Searching over 5,500,000 cases.


searching
Buy This Entire Record For $7.95

Download the entire decision to receive the complete text, official citation,
docket number, dissents and concurrences, and footnotes for this case.

Learn more about what you receive with purchase of this case.

Allton v. Hintzsche

June 6, 2007

COLLEEN ALLTON, PLAINTIFF-APPELLEE,
v.
LISA HINTZSCHE, AS INDEPENDENT ADMINISTRATOR OF THE ESTATE OF GUY BLAKE ALLTON, DECEASED, DEFENDANT-APPELLANT.



Appeal from the Circuit Court of the 12th Judicial Circuit, Will County, Illinois, No. 03-D-2023 Honorable Robert P. Brumund, Judge, Presiding.

The opinion of the court was delivered by: Presiding Justice Lytton

The defendant, Lisa Hintzsche, the independent administrator of the estate of Guy Blake Allton, appeals from the circuit court's order directing an insurance company to pay the proceeds of a life insurance policy to the plaintiff, Colleen Allton. Hintzsche argues that Guy and Colleen's children were entitled to the life insurance proceeds because the marital settlement agreement required Guy to change the policy's beneficiary from Colleen to the children. We reverse and remand.

FACTS

Colleen and Guy married on August 8, 2000. They had two children together. On August 10, 2000, Guy obtained a life insurance policy for $100,000. He named Colleen as the primary beneficiary and his father as the successor beneficiary.

Colleen filed for divorce on December 12, 2003. The circuit court entered a judgment for dissolution of marriage on May 19, 2004. In its order, the court adopted a Marital Settlement Agreement (Agreement) into which the parties entered. The Agreement contained the following property settlement provision regarding life insurance benefits:

"Each party shall maintain a life insurance policy upon his or her life, such that upon the death of said party, each child of the parties shall be entitled to receive death benefits, in an amount of not less than $50,000.00 per child. Each party shall be obligated to maintain said policies so long as the parties have an obligation to support the children or contribute to their post-secondary education. Neither party shall cause liens to be secured against said benefits, which would diminish the aforesaid proceeds to a child of the parties. Following the execution hereto, each party agrees to obtain and keep said policies in full force and effect and to designate the children of the parties as the sole irrevocable beneficiaries under said policies. Each party shall provide the other with proof of the existence, terms and provisions of said policies within 30 days of the entry of a Judgment herein and thereafter annually provide proof that said policies have been maintained."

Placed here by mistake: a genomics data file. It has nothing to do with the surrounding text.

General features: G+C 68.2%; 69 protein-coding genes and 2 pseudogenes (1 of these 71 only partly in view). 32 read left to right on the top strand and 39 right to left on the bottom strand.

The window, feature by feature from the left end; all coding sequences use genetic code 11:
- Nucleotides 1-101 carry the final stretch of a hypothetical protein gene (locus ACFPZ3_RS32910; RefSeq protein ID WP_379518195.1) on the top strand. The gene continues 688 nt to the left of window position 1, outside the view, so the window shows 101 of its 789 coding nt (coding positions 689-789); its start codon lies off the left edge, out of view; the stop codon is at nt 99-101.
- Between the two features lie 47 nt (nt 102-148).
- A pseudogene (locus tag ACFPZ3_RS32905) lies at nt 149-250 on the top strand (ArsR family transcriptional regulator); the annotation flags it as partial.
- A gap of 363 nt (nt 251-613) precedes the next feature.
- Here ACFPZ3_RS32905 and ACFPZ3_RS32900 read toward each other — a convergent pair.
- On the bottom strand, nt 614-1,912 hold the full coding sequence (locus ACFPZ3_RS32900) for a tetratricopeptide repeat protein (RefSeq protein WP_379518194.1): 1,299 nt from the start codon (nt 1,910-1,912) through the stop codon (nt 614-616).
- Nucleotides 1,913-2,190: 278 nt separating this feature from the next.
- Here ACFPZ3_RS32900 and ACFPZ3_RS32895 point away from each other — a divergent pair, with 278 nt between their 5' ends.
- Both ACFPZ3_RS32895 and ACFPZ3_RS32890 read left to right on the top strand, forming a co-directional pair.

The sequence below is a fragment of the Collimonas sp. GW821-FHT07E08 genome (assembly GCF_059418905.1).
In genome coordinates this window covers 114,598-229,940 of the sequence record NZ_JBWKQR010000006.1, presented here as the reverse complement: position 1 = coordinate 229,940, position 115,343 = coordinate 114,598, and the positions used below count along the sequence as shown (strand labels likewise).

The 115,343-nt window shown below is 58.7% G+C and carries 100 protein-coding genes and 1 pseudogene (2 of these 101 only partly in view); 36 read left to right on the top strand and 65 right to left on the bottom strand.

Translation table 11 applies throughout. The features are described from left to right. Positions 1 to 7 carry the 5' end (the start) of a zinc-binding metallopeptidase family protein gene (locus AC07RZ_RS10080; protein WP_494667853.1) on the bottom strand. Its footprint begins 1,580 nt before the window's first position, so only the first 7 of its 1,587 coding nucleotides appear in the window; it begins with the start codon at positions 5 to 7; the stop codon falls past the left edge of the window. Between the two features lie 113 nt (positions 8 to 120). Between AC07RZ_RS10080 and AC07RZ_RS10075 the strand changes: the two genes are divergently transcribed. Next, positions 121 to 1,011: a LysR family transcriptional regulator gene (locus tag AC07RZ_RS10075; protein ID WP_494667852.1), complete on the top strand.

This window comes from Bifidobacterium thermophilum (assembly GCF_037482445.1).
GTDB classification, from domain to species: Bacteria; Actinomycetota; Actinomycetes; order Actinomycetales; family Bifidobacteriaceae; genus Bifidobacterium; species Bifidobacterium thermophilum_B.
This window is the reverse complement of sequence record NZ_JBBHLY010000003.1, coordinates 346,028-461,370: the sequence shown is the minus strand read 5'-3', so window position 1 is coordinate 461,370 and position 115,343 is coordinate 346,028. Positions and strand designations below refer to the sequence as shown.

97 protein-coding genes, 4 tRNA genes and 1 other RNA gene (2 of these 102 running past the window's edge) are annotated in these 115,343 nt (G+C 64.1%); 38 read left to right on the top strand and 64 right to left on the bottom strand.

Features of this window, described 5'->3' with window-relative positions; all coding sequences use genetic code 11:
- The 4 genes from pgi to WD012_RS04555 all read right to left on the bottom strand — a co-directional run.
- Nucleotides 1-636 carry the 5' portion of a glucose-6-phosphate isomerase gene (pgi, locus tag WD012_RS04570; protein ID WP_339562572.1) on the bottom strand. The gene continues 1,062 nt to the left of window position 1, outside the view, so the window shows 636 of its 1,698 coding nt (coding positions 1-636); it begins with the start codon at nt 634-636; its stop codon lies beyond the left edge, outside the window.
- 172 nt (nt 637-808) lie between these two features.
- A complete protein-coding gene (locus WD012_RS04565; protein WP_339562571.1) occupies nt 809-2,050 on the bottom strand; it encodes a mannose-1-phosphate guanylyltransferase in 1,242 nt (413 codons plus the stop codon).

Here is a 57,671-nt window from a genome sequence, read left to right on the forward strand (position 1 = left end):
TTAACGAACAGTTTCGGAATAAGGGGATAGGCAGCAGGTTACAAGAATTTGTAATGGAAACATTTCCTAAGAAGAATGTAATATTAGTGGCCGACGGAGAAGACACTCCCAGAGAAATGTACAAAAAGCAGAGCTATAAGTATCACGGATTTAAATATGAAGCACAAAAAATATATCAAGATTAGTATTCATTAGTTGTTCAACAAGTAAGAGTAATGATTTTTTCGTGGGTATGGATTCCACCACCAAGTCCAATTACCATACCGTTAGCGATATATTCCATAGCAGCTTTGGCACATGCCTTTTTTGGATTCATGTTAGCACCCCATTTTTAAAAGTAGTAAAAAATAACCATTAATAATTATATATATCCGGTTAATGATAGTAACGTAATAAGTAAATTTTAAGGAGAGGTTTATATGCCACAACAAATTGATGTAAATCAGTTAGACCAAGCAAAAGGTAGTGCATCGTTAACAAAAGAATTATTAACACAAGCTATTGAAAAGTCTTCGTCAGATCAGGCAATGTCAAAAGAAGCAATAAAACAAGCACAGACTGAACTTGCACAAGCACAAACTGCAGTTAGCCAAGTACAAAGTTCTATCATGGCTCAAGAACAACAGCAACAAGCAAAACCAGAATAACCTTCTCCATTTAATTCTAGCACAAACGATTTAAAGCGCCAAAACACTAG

The Agreement also contained the following provision in its "Miscellaneous Provisions" section:

"Each of the parties, his or her heirs, executors and administrators, in accordance with the terms hereof, upon the demand of the other party, will execute any and all instruments and documents as may be designated herein or as may be reasonably necessary to make effective the provisions of this agreement and release his or her respective interests in any property, real or personal belonging to or awarded to the other. It is the intention of the parties that this Agreement shall constitute a complete adjustment of the property rights of the parties hereto and that each party will perform all subsidiary acts to accomplish same."

The Agreement did not specifically mention Guy's existing life insurance policy.

On November 23, 2004, Guy died in a car accident. Hintzsche, the administrator of Guy's estate, filed a Petition to Enforce Divorce Decree and Reform Beneficiary Designation on June 30, 2005. In the petition, Hintzsche stated that State Farm Insurance Company requested a court order directing the payment of the proceeds of Guy's life insurance policy because Colleen was claiming that the proceeds should be paid to her despite the Agreement's provisions. Hintzsche alleged that the life insurance proceeds should be paid to the children, rather than to Colleen.

At the hearing on the petition, the court found that:

"There is nothing in this judgment that required the specific policy that he had at the time of his death or at the time of the judgment to name the children. It specifically says, 'following the execution hereto, each party agrees to obtain and keep in full force.' Well, it says that the parties agree to obtain. That doesn't mean that the parties agree to change the beneficiaries on the policies as they existed prior to the judgment for dissolution of marriage."

The court denied Hintzsche's petition and ordered State Farm to pay the ...


Buy This Entire Record For $7.95

Download the entire decision to receive the complete text, official citation,
docket number, dissents and concurrences, and footnotes for this case.

Learn more about what you receive with purchase of this case.